Tuesday, March 31, 2009

'72 XLCH Update

I shot the tank and at first wasn't too happy with the shade of orange (not as red as H-D's), but it's growing on me so, it will probably be fine for now. MC art is Photoshop, graphics to be determined (hmmm...). It's interesting how the combination of an orange tank and no front fender makes the bike take on a street tracker look but I'll be running a fender.

A future notion I may explore: bob a very small front fender (cut even or just a bit in front of mounts and very short in the back), then paint it flat black to minimize it further.

These are not the bike's original tanks so, at some point, I'll probably paint the other set of tanks and fenders white (homage to my first bike), then I can switch them back and forth when I crave a change.

As this previously posted art shows, I've had orange in mind for awhile.

For now I'm going with the bobbed rear fender. With it, I can reach the rear bolt that holds the cobra seat instead of having to remove the wheel. Then, I can switch out the two seats as the mood strikes. I've even thought about a solo and pillion.

I'd always thought to make this a convertible bike. When you like so many styles, having a bunch of spare parts is great alternative to owning several bikes. Less cost and less space needed. Now, where did I stash that turtle tank and boat tail?

Monday, March 30, 2009

Da Devil Made Him Do It

Krazy Kevin sent over some pictures of his very wicked '41 chop. You might say it's a 41-41, cause he's owned it for 41 years. I had already admired this cool chop on his blog, and was only too happy to oblige in sharing it with those that may not have burned their retinas on it.

Old School Cool,... aaa.... make that, HOT. This scoot looks like it leaped right off of a early David Mann painting. Note the rare anti-vibe brace in the sidecar loops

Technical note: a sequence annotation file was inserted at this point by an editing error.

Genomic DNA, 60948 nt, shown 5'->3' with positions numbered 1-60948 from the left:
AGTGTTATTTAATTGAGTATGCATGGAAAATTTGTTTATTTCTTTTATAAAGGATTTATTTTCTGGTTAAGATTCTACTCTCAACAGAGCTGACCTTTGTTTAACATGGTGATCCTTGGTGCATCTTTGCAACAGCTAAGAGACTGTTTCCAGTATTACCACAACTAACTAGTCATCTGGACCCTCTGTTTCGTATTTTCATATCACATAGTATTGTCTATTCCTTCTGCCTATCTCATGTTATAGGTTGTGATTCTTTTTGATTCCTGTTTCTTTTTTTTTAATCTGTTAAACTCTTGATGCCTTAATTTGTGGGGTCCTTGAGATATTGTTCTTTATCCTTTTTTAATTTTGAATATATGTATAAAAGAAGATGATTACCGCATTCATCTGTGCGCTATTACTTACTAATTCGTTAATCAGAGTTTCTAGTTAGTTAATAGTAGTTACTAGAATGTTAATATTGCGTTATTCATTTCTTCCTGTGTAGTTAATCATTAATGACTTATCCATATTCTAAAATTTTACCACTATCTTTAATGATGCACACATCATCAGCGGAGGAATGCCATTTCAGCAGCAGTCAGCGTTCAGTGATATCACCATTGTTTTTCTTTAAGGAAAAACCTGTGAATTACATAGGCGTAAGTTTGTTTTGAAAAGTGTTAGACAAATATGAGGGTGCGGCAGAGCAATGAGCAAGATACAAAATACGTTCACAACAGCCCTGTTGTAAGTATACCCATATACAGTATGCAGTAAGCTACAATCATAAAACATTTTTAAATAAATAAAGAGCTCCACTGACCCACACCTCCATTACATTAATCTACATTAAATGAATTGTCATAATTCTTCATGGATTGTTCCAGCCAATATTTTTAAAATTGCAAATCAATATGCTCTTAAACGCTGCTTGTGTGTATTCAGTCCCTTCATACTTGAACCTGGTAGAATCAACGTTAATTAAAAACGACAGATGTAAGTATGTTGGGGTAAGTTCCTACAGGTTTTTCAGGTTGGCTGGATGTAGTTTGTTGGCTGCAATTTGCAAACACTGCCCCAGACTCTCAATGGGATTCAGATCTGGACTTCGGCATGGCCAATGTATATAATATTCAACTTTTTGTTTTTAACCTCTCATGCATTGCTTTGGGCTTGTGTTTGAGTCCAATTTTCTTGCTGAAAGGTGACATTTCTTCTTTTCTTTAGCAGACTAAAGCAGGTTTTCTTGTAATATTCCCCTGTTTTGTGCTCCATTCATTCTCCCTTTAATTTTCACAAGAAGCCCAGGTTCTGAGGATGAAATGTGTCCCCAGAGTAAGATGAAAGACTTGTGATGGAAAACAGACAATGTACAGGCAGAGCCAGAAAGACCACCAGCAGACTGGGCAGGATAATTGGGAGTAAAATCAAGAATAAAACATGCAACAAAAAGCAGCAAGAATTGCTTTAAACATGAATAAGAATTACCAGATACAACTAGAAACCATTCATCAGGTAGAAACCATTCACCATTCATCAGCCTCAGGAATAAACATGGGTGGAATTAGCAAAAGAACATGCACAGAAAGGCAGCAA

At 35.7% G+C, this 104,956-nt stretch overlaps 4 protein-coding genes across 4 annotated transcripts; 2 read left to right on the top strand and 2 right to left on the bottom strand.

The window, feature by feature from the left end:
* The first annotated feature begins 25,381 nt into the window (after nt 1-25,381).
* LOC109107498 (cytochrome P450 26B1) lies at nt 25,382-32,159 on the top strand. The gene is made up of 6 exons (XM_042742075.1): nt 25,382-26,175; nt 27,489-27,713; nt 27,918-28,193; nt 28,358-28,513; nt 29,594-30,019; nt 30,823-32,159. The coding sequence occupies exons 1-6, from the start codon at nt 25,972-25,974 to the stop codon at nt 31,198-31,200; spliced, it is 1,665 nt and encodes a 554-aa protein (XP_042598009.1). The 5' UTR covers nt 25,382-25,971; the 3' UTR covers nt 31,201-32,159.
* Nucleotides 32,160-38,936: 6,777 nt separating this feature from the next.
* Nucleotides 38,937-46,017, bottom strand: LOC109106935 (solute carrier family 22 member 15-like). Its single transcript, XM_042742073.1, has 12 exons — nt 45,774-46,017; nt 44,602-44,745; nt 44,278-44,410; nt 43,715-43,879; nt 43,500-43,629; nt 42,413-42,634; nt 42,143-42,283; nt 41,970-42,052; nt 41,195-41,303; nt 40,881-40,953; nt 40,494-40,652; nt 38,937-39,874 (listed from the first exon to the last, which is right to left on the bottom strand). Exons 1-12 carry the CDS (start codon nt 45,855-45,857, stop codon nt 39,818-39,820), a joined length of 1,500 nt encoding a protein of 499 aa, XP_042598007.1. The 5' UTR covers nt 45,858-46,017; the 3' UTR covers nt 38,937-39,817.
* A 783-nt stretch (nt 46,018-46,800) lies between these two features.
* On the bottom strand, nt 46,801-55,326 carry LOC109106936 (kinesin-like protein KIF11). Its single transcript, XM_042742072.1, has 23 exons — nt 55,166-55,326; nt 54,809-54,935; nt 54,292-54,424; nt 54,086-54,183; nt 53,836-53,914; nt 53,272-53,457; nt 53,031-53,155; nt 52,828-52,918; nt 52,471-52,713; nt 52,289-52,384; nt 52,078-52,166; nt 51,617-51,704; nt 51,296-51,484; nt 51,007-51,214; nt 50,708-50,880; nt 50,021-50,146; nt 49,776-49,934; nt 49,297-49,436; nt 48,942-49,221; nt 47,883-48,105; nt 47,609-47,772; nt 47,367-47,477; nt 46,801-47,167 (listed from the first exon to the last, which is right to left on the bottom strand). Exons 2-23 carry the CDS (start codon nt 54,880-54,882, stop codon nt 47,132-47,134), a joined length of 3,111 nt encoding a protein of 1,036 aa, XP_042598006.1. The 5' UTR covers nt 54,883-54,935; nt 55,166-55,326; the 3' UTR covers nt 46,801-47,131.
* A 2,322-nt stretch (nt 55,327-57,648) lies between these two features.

Showing Class 101: Although it's chopped, Kevin maintained RESPECT for the old frame by fabricating a tunnel on the axed Harley tanks that does not disturb the stock frame brackets beneath it.

Have you ever seen one of these? Out of sight basket weave oil tank.

Is this full floating seat cool, I mean HOT, or what?

Need I say more?

Features and Credits: 21/16 rims-Avon Speedmasters. Stock drum brakes. XA springer. Sportster mag. One piece/one off exhaust system with Superior megaphones. Basket weave oil tank and pitchfork sissy rail with nickel plating. Free floating seat. 4 speed trans w/suicide shifter. Calif "stomper" brake pedal. Much thanks to Bob McQueen (motor&trans), "Sparkie"(welding&fab), Wendy(pinstriping), His loving wife Sue-Z-Q for all the hours in those cold & damp garages!

The Devil may have made Kevin build it but, I'm glad he sent it over, no matter what the motivation was.

For some East Coast Chopper History and Perspective, go check out Kevin and crew's blog.
White Knights in the House of Colors

Saturday, March 28, 2009

Decisions Decisions?

I REALLY! need to finish my '72 XLCH, and the only thing holding me up is paint. I'm building it on the cheap as just a simple bike for buzzing around town. It's been sort of a personal challenge to build it with as little money spent as possible and I've always thought, If I don't like the way it rides when it's finished, I'll just sell it. so again the less spent, the better.